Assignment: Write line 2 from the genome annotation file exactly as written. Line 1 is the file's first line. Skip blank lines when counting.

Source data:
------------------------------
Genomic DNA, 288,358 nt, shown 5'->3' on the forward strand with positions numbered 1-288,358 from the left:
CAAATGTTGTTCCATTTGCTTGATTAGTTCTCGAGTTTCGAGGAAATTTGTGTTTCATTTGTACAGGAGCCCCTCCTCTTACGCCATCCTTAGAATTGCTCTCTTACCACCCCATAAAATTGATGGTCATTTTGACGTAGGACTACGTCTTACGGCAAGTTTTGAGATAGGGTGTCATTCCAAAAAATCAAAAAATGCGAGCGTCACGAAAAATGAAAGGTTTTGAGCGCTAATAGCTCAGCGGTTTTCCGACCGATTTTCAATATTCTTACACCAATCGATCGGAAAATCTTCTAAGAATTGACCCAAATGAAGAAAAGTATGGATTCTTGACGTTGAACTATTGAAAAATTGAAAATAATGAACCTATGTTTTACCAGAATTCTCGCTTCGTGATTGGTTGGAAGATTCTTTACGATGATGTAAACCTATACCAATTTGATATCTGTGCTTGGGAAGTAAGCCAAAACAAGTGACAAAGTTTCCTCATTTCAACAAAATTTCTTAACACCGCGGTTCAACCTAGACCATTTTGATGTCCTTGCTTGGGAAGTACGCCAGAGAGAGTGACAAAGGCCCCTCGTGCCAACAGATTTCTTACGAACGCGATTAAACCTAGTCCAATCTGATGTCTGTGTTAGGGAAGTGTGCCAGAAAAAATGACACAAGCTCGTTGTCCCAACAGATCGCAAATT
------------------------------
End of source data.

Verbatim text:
CAAATGTTGTTCCATTTGCTTGATTAGTTCTCGAGTTTCGAGGAAATTTGTGTTTCATTTGTACAGGAGCCCCTCCTCTTACGCCATCCTTAGAATTGCTCTCTTACCACCCCATAAAATTGATGGTCATTTTGACGTAGGACTACGTCTTACGGCAAGTTTTGAGATAGGGTGTCATTCCAAAAAATCAAAAAATGCGAGCGTCACGAAAAATGAAAGGTTTTGAGCGCTAATAGCTCAGCGGTTTTCCGACCGATTTTCAATATTCTTACACCAATCGATCGGAAAATCTTCTAAGAATTGACCCAAATGAAGAAAAGTATGGATTCTTGACGTTGAACTATTGAAAAATTGAAAATAATGAACCTATGTTTTACCAGAATTCTCGCTTCGTGATTGGTTGGAAGATTCTTTACGATGATGTAAACCTATACCAATTTGATATCTGTGCTTGGGAAGTAAGCCAAAACAAGTGACAAAGTTTCCTCATTTCAACAAAATTTCTTAACACCGCGGTTCAACCTAGACCATTTTGATGTCCTTGCTTGGGAAGTACGCCAGAGAGAGTGACAAAGGCCCCTCGTGCCAACAGATTTCTTACGAACGCGATTAAACCTAGTCCAATCTGATGTCTGTGTTAGGGAAGTGTGCCAGAAAAAATGACACAAGCTCGTTGTCCCAACAGATCGCAAATT